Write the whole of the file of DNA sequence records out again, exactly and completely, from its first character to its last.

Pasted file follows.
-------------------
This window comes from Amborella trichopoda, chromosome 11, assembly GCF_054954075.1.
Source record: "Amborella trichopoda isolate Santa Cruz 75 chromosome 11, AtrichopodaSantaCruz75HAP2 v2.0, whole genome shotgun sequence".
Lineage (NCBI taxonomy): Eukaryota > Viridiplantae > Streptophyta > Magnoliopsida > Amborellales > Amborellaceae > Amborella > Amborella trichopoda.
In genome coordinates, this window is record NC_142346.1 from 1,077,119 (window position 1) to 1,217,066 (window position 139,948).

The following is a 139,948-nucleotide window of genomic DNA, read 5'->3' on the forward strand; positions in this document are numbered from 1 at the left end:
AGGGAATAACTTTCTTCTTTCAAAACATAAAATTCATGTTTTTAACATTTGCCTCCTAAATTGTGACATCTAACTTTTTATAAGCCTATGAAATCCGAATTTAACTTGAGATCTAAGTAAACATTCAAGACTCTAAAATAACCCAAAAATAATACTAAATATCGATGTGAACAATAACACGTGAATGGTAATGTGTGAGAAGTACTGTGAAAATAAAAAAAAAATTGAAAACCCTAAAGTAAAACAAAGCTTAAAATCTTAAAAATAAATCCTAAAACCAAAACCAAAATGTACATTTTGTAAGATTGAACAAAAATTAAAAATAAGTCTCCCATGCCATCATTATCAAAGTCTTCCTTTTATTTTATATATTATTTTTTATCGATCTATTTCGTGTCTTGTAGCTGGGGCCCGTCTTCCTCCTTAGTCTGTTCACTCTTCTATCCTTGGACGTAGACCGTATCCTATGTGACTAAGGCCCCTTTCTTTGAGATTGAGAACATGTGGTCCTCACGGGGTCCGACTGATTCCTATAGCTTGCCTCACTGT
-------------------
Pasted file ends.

This window comes from Amborella trichopoda, chromosome 11, assembly GCF_054954075.1.
Source record: "Amborella trichopoda isolate Santa Cruz 75 chromosome 11, AtrichopodaSantaCruz75HAP2 v2.0, whole genome shotgun sequence".
Lineage (NCBI taxonomy): Eukaryota > Viridiplantae > Streptophyta > Magnoliopsida > Amborellales > Amborellaceae > Amborella > Amborella trichopoda.
In genome coordinates, this window is record NC_142346.1 from 1,077,119 (window position 1) to 1,217,066 (window position 139,948).

The following is a 139,948-nucleotide window of genomic DNA, read 5'->3' on the forward strand; positions in this document are numbered from 1 at the left end:
AGGGAATAACTTTCTTCTTTCAAAACATAAAATTCATGTTTTTAACATTTGCCTCCTAAATTGTGACATCTAACTTTTTATAAGCCTATGAAATCCGAATTTAACTTGAGATCTAAGTAAACATTCAAGACTCTAAAATAACCCAAAAATAATACTAAATATCGATGTGAACAATAACACGTGAATGGTAATGTGTGAGAAGTACTGTGAAAATAAAAAAAAAATTGAAAACCCTAAAGTAAAACAAAGCTTAAAATCTTAAAAATAAATCCTAAAACCAAAACCAAAATGTACATTTTGTAAGATTGAACAAAAATTAAAAATAAGTCTCCCATGCCATCATTATCAAAGTCTTCCTTTTATTTTATATATTATTTTTTATCGATCTATTTCGTGTCTTGTAGCTGGGGCCCGTCTTCCTCCTTAGTCTGTTCACTCTTCTATCCTTGGACGTAGACCGTATCCTATGTGACTAAGGCCCCTTTCTTTGAGATTGAGAACATGTGGTCCTCACGGGGTCCGACTGATTCCTATAGCTTGCCTCACTGT